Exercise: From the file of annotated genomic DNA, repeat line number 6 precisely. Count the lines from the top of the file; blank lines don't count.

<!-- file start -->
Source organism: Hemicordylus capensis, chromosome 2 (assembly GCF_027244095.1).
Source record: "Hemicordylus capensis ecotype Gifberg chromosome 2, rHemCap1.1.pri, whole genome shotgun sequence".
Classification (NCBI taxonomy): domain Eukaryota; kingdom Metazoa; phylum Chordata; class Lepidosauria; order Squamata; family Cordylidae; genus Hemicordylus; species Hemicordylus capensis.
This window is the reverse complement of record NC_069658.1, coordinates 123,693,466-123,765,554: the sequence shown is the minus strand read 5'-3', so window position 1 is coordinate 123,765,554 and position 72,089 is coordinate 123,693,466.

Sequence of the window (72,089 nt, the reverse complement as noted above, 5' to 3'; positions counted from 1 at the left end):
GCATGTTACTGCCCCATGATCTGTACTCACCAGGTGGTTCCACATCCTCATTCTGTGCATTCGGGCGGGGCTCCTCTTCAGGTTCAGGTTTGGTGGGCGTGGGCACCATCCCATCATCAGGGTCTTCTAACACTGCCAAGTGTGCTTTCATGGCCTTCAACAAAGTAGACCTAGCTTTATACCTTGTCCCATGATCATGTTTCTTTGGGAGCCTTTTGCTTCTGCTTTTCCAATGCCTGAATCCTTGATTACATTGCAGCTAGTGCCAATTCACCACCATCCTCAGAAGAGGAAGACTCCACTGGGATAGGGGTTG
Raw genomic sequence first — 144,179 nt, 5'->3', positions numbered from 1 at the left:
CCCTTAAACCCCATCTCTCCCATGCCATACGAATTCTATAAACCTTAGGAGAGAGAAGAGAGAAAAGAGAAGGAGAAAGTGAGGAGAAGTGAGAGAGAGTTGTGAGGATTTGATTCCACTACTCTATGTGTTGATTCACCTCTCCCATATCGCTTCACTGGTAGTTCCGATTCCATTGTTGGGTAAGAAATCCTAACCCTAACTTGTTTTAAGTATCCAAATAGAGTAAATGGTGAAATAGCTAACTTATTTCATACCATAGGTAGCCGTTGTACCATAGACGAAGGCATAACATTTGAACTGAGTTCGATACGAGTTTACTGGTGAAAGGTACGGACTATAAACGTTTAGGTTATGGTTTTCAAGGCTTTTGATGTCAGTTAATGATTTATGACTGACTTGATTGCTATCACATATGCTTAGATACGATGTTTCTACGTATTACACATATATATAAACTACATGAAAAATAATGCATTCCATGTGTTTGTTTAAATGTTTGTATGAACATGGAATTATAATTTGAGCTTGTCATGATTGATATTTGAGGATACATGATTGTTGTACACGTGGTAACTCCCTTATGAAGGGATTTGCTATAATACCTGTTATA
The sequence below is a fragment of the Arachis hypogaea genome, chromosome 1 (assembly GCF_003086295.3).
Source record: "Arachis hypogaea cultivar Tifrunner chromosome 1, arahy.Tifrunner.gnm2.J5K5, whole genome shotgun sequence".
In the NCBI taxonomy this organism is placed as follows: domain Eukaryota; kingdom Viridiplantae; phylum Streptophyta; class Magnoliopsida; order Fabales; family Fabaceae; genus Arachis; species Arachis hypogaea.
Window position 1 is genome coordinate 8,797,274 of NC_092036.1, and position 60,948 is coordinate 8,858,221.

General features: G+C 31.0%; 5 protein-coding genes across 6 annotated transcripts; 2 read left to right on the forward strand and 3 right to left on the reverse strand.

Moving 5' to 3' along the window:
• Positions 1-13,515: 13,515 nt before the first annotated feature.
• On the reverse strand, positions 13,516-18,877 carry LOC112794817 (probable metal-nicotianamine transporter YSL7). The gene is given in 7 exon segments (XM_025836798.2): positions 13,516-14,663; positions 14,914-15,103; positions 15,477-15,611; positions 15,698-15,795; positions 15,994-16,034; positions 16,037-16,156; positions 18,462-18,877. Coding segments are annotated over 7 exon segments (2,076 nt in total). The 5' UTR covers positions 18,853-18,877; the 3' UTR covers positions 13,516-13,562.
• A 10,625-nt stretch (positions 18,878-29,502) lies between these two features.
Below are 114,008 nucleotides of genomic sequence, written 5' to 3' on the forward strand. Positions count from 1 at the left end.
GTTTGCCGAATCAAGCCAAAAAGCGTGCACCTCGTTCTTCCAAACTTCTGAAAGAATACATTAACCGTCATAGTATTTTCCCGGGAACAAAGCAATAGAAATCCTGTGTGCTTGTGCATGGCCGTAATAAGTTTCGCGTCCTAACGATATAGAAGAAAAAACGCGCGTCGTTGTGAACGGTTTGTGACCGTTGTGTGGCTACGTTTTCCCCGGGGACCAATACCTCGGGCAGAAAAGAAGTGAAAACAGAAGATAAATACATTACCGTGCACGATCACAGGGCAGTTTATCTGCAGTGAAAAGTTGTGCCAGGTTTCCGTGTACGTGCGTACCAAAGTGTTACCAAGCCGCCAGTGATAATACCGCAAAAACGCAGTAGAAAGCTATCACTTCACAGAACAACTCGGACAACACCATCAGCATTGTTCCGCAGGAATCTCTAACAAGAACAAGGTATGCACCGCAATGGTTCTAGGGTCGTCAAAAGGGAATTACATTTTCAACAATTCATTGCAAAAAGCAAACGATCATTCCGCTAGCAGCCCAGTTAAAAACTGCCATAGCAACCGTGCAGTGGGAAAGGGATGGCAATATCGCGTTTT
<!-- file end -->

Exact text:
GCATGTTACTGCCCCATGATCTGTACTCACCAGGTGGTTCCACATCCTCATTCTGTGCATTCGGGCGGGGCTCCTCTTCAGGTTCAGGTTTGGTGGGCGTGGGCACCATCCCATCATCAGGGTCTTCTAACACTGCCAAGTGTGCTTTCATGGCCTTCAACAAAGTAGACCTAGCTTTATACCTTGTCCCATGATCATGTTTCTTTGGGAGCCTTTTGCTTCTGCTTTTCCAATGCCTGAATCCTTGATTACATTGCAGCTAGTGCCAATTCACCACCATCCTCAGAAGAGGAAGACTCCACTGGGATAGGGGTTG